State’s health-plan legislation won’t work |

State’s health-plan legislation won’t work

Bob Thomas

Several months ago I wrote a column exposing the Teamster’s Union’s deceptive practices in pirating members from the State of Nevada Employee’s Association, using its health insurance as bait. In the works at that time were proposed regulations to allow groups of 300 members of the state medical plan to opt out in favor of finding cheaper insurance from private sources.

Teamsters were claiming that SNEA members who would leave SNEA and join the Teamster’s Union could soon opt out of the state system and join the Teamster’s medical plan. However, they ceased this deception soon after being exposed in my column.

At that time, the Public Employees Benefits Board hadn’t approved anyone to opt out of the state system and, even today, with PEBB’s “Groups of 300 Administrative Regulations” in place, it’s highly doubtful that those regulations will ever permit anyone to opt out for reasons I’ll explain.

But again, the Teamsters are jumping the gun, raiding SNEA members, using bait-switch tactics claiming new members will soon be able to opt out and join their medical plan.

The problem with opting out is what is called “adverse selection.” In one typical study, 56 percent of medical plan participants cost their plan $84 per year, 21 percent cost $566, 19 percent cost $2,693 and 4 percent cost $20,812 per year.

So it becomes obvious that groups of 300 opting out of the state medical plan, and who would be acceptable to a private plan, would be the younger, lower risk members who are the majority and who collectively pay most of the premiums. The older members, the ones costing the system far more money (the 4 percent in the above example) would be left behind in the state system. This would surely bankrupt the state medical system, which is slowly going broke without allowing any members to opt out.

Sen. Ann O’Connell once again demonstrated her lack of subject knowledge, ignoring “adverse selection” when she shepherded passage of the “Groups of 300” through her committee.

Now for the hookers: PEBB administrative regulations will not allow any group of 300 to opt out of the state system if such causes an increase of more than 5 percent in the premiums or contributions for the remaining participants in the program.

In view of “adverse selection,” with the older, higher risk members stuck in the state system and having to pay increased premiums to make up for those opting out, the 5 percent ceiling will most assuredly be exceeded.

Additionally, PEBB can arbitrarily deny one “Group of 300” from opting out in favor of another group. Discriminatory. This is a prescription for endless lawsuits. Still another caveat is whether the current financial condition of the state program is such that the departure of a “Group of 300” will constitute a significantly negative impact on the program, or whether independent actuarial or other reviews obtained by the PEBB indicate that such a group departure will also cause a significant negative impact on the program.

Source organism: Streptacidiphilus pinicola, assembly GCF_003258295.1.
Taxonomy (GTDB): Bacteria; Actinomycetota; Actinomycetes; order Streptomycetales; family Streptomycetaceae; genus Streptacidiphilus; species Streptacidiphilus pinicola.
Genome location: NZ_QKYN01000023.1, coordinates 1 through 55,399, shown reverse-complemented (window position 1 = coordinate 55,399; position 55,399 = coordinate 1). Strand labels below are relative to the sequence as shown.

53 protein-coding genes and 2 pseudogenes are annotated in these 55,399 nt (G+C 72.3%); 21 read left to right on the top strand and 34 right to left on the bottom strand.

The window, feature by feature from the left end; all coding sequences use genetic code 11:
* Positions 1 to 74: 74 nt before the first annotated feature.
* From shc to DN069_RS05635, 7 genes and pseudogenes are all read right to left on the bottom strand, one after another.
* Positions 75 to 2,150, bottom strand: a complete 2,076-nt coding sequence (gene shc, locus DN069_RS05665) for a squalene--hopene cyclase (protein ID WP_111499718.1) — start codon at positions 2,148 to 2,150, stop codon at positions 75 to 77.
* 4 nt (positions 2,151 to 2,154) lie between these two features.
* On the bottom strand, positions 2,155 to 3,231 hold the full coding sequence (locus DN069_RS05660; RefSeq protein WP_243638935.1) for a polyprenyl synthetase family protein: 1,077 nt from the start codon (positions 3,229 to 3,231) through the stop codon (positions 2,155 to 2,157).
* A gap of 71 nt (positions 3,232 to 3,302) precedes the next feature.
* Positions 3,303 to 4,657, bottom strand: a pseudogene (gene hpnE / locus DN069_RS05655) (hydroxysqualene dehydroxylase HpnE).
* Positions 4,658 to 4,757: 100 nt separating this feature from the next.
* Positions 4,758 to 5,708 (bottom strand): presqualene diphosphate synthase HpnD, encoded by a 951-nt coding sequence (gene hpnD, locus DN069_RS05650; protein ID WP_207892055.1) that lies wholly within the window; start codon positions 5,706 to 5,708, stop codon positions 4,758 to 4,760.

In other words, there are dozens of caveats to be imposed at the sole discretion of PEBB which can, and will, prohibit any “Group of 300” from ever being approved to opt out. It is obvious to this old politician that the legislation was a lousy mistake and all of these “conditions,” plus others that I don’t have the space to write about, are barriers purposely erected to prevent implementation of the opt-out program, thus saving face. The odds are it ain’t gonna happen and the Teamsters should know it!

Now, it should be obvious to all state employees that SNEA, through its huge affiliate, AFSCME, can also offer a medical plan superior to the state plan. But SNEA refuses to use that as bait to string along its members or to recruit new members because SNEA knows that opting out has little chance of ever becoming reality. The whole thing is unworkable. And yet, the Teamsters persist in using it to deceptively raid SNEA’s membership.

This entire scenario reaffirms the fact that ACR-10, which is a current legislative study, is the only viable health insurance solution for Nevada’s public employees. This study proposes that all Nevada public employees (state, county, city, fire, etc.) be incorporated into one huge pool for the purpose of obtaining the lowest-cost insurance with the best possible protection. A group of that size will be an attractive plum to the insurance industry.

SNEA is responsible for the ACR-10 study and is actively promoting it. Yes, it will probably be a few years away, knowing how slowly legislators adopt good programs. But it will come. It must come.

Bob Thomas is a past member of the Carson City School Board, the Nevada State Assembly and is author of the new book, “The Fail-Proof Enterprise — A Success Model For Entrepreneurs.”